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Kings County photographer gets conditional discharge, probation, for historic sexual assault

The Kentville law courts - File photo
The Kentville law courts - File photo

Judge states not necessary for all discharges ‘to be in the public interest’

KENTVILLE – A fire scene photographer and former volunteer firefighter has been handed a conditional discharge with six months of probation after being found guilty of sexual assault.

Brian Gary Taylor, 58, of Kentville, was present in Kentville Provincial Court Sept. 24 as Judge Ronda van der Hoek recited her decision, which referenced past precedents that also found a conditional discharge “need not be deleterious.”

“Mr. Taylor does not have to establish a positive impact on the public, nor does a discharge have to be in the public interest,” said van der Hoek.

“Discharges have been granted for many serious offences. I have granted many discharges in this court, and I granted a few today.”

The incident for which Taylor has been found guilty is a historic one, having occurred in 1989, when Taylor touched the victim’s penis over his clothing. The male victim’s identity is protected by a publication ban.

The judge said this action “is something that does not accord with common sense, or this court’s understanding,” referencing her many “gay male friends and acquaintances over decades.”

“[The complainant] was not a casual acquaintance met at a gay bar, or a bath house, or any other such place where one might possibly scope out another person’s interest in sexual contact by direct contact with a person’s penis,” she said.

In her analysis of her decision, van der Hoek said Taylor’s admittance while under oath to his guilt should receive “primary emphasis.”

“Mr. Taylor acknowledged his guilt under oath. He is a 58-year-old man without a criminal record. The offence was, I find, at the low-end of the scale and fairly minor in nature. It was brief, and over clothing,” she said.

Van der Hoek also considered the impact a full conviction would have on his future employment and ability to travel across the United States border, as Taylor remains employed as a manager at the Michelin plant in Waterville, which has offices in the U.S.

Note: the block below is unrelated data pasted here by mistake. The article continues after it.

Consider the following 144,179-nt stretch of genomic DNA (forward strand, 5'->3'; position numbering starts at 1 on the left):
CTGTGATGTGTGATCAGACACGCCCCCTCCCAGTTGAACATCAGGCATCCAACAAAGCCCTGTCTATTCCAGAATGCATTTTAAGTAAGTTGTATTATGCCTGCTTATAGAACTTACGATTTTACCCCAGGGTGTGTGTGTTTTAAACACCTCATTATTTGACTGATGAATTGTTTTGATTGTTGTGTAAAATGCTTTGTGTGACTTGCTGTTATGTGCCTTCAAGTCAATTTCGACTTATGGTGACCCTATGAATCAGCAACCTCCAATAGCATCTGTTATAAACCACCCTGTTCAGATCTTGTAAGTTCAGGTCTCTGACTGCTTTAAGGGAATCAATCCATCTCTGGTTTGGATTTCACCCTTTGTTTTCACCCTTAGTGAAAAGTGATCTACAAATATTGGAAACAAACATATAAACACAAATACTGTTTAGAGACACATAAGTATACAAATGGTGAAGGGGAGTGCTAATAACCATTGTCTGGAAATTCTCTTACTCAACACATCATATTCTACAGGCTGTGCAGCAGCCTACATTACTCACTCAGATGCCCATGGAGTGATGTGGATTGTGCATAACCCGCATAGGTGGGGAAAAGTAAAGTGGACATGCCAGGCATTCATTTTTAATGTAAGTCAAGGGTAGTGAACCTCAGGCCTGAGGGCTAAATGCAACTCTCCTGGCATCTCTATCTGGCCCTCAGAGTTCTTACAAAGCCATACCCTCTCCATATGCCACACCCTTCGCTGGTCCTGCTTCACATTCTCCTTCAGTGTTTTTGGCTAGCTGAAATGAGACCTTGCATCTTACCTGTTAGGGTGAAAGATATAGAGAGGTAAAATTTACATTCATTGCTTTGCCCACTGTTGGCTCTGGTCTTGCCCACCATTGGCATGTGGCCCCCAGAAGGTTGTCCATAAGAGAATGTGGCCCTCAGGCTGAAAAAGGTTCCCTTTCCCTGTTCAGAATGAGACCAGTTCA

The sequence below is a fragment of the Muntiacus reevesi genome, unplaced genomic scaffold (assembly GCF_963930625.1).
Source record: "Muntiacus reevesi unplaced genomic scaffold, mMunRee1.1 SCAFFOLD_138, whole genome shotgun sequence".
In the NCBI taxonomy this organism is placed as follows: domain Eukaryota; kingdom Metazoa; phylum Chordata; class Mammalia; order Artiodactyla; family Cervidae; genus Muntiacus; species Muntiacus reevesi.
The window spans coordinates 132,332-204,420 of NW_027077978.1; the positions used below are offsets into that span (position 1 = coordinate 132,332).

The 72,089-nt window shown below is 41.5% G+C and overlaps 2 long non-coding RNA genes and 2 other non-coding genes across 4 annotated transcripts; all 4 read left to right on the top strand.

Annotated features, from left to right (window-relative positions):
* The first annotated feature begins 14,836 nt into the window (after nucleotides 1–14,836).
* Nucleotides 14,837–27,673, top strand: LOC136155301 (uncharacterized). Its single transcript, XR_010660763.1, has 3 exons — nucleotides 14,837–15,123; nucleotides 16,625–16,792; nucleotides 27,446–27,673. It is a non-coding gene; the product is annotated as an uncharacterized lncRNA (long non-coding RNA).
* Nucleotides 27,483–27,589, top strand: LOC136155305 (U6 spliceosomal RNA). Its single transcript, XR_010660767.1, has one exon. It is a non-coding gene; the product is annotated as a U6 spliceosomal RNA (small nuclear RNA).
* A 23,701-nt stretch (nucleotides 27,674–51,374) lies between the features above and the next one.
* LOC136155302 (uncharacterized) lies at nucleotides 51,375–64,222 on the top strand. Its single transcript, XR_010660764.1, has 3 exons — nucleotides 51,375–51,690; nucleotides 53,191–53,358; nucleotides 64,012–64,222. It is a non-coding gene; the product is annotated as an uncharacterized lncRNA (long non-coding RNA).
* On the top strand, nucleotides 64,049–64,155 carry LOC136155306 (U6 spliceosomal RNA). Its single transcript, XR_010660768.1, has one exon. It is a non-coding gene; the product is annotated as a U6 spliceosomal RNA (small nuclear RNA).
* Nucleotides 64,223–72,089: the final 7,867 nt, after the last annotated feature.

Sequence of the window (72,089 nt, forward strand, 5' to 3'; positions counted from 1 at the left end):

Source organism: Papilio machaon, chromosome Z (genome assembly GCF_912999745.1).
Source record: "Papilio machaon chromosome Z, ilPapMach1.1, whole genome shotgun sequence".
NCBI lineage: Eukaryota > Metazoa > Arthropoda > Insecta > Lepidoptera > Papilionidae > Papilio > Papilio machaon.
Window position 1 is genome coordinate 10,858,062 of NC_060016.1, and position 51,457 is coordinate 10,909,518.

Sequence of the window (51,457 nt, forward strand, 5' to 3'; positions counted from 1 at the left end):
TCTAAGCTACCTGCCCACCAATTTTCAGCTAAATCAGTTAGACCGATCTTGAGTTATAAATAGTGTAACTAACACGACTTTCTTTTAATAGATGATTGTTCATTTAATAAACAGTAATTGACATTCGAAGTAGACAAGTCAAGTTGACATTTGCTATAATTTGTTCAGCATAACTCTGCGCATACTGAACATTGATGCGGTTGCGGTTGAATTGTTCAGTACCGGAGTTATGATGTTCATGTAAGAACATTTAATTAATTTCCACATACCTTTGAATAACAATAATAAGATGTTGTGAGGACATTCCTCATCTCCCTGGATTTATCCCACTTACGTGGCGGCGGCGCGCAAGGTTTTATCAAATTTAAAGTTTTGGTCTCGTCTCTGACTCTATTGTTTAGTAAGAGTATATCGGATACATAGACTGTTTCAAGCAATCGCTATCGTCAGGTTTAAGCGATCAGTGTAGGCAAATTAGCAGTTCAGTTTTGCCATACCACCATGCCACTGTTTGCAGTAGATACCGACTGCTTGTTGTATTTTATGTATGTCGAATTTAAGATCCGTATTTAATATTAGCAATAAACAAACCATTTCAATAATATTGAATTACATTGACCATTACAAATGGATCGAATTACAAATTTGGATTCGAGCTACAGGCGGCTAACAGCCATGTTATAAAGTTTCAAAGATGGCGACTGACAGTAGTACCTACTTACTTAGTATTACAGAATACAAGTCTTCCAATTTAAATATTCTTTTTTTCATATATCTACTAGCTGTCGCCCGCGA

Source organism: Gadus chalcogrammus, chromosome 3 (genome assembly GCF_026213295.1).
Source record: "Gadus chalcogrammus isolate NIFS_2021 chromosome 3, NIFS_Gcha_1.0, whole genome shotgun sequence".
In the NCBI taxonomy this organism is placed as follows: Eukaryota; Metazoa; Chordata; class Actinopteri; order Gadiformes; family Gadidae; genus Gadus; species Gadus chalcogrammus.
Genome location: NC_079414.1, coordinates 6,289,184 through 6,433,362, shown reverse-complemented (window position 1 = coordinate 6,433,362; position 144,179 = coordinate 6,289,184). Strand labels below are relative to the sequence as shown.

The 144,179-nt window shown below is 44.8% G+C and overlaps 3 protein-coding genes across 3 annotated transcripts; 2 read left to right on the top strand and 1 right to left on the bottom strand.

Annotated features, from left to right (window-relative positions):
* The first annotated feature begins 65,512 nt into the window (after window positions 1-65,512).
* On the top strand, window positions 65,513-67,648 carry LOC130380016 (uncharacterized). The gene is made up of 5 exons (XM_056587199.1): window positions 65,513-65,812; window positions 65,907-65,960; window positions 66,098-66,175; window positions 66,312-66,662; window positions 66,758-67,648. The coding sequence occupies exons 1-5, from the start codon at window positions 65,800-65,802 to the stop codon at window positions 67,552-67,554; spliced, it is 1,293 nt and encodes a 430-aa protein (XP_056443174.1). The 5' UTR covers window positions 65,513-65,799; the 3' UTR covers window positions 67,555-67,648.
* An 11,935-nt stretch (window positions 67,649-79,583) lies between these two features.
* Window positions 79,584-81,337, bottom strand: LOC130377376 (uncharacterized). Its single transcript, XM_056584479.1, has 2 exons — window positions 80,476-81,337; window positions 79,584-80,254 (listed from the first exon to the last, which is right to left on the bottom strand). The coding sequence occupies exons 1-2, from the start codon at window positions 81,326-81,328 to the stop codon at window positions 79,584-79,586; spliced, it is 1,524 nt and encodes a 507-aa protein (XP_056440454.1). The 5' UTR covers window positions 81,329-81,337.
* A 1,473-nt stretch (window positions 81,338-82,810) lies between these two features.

“There’s no doubt in my mind that a criminal record, in this climate that we are in right now with the United States of America, would be an impediment for you being able to cross the border to do anything with respect to work in that country,” she said.

The judge also said she discerns the victim has not been traumatized by the events of the historic incident, saying he “survives” and “thrives” with the support of his family.

“He has moved on, and has thought little of it since it occurred those many years ago,” she said.

Van der Hoek said she did not agree that incarceration was appropriate for Taylor, who will be under probation for six months as part of his conditional discharge.

His conditions include to keep the peace, have no contact with the victim without his consent and complete any and all counselling or therapy as directed by his probation officer. Taylor will be fully discharged once the probation is successfully completed.

“While any sexual assault is serious, a brief touching over clothing cannot be dealt with as if it were much more than that,” said van der Hoek.

Taylor’s DNA will be registered for 20 years in the Sex Offender Information Registration Act, or SOIRA, which is part of the RCMP’s National Sex Offender Registry.

Taylor was previously acquitted in May 2017 in a separate case involving historic sexual assault allegations, for which he was found not guilty by Judge Catherine Benton.

The judge's decision stated that too many discrepancies were found in the complainant’s account of events and that the Crown failed to prove guilt beyond a reasonable doubt.

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